Immediately upon walking in we are confronted with a guy at the register screaming at the cashier because she didn’t give him a second receipt. Our knee jerk reaction was to intervene, but we are currently in a pandemic. On top of that, its not our own lives we have to worry about but also the life of our child. Our pace slowed as we walked approached the altercation but picked back up as we passed. Turning the corner around the self checkout to ask from afar if we should call 911. The man had already paid for his few items. He could have just left, like a normal person. But he was furious and he selfishly unleashed his hate onto this teenage black girl making minimum wage. Ultimately he left and she went on break. And we were left furious at the scene we had just witnessed.
I couldn’t help but wonder if all of this was somehow connected. People being so desperate that they will risk their own lives to take what isn’t theirs, a woman living in a minivan pretending for her kids that they’re just on vacation, the man so irate that he didn’t get what he wanted that he was actually spitting in the face of an innocent girl. I truly believe that the real problem here is not political, or what our socio-economic might be, or even (God forbid) lack of prayer in schools. The problem is, we are slowly unlearning how to love our neighbors. We isolate ourselves in front of our phones and only surround ourselves with friends and those who believe the same as we do. There is no doubt in my mind that I would not be here today if it weren’t for the positive influences I’ve had in my life. People that showed me extreme love and patience even when I was a total asshole. I challenge you, dear reader, make yourself uncomfortable. Meet your neighbors! Not just one of them, all of them!! Be there to give that crucial advice when someone really needs it! Here’s the thing, if you’re trying to change the world over Facebook, it’s not going to happen. If you’re looking for hope, find it on the micro scale. Help people that actually need it!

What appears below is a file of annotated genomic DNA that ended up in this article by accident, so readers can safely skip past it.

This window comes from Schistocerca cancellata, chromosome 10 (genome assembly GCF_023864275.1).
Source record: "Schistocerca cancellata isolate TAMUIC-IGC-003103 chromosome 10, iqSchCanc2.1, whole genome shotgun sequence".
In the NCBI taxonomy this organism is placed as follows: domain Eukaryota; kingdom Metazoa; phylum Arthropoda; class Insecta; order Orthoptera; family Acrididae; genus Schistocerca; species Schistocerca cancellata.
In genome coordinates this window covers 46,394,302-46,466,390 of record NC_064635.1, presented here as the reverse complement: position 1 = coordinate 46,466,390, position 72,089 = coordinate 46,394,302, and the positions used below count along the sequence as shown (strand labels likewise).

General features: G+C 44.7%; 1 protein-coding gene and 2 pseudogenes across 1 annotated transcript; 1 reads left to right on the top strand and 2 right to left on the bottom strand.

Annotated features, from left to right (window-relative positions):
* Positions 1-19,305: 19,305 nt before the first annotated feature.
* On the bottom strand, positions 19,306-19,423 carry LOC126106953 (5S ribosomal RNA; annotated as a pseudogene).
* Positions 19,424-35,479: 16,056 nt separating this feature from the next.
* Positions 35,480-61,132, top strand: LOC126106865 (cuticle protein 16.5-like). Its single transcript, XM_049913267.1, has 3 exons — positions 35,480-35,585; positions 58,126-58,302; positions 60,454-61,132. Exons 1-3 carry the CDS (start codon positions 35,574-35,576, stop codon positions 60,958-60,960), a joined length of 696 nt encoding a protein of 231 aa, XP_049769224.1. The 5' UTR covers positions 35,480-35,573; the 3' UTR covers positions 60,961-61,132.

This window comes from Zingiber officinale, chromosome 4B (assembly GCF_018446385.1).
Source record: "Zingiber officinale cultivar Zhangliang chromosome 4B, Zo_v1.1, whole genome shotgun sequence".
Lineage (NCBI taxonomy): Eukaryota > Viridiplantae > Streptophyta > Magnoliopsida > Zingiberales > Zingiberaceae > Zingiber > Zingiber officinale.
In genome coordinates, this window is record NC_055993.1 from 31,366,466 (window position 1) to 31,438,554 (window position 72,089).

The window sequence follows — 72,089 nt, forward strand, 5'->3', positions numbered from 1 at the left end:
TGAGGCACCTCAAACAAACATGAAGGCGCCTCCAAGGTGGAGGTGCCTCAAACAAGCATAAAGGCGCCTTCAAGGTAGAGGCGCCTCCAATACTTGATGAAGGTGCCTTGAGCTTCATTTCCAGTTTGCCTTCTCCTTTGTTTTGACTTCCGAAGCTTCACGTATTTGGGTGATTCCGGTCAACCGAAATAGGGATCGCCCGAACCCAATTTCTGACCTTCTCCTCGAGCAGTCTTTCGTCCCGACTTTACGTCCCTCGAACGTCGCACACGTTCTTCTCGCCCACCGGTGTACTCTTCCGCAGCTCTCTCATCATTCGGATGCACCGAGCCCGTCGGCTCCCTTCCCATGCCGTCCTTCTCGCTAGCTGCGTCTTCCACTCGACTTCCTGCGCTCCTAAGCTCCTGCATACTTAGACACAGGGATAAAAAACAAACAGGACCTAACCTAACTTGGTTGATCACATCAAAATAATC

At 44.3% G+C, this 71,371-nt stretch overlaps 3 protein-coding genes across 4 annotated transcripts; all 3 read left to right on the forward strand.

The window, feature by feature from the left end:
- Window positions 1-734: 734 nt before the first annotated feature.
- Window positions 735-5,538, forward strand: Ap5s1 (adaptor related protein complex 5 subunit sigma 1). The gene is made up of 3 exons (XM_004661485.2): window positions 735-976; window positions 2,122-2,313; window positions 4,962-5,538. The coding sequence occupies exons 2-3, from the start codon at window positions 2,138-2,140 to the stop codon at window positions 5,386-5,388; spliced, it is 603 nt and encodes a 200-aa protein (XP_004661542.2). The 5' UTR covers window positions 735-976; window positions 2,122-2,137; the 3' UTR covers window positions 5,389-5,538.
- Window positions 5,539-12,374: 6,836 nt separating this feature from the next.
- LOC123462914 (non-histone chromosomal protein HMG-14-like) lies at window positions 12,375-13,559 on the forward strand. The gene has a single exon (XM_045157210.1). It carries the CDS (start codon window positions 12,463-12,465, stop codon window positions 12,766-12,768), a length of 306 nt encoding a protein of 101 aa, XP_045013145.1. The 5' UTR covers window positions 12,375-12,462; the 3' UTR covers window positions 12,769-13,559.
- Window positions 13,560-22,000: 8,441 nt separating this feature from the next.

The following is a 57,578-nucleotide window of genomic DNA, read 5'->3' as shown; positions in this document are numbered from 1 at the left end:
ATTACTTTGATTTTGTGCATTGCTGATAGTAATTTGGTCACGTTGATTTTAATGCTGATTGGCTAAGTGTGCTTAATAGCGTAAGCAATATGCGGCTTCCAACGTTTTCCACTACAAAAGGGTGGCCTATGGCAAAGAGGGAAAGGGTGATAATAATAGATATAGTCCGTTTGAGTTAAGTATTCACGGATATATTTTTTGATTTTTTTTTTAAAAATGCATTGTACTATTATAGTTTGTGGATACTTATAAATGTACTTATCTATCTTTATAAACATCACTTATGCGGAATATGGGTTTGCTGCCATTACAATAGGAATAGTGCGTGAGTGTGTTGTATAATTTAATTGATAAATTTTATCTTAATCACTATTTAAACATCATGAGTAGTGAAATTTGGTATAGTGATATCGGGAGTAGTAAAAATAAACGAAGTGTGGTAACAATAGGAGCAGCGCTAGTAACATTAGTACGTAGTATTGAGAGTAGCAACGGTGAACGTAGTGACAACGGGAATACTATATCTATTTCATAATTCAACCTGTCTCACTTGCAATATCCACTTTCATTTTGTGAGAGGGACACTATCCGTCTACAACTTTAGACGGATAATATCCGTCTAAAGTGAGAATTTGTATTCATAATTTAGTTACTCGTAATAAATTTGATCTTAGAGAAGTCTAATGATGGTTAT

Good job on making it to the end! Hope you got something out of it!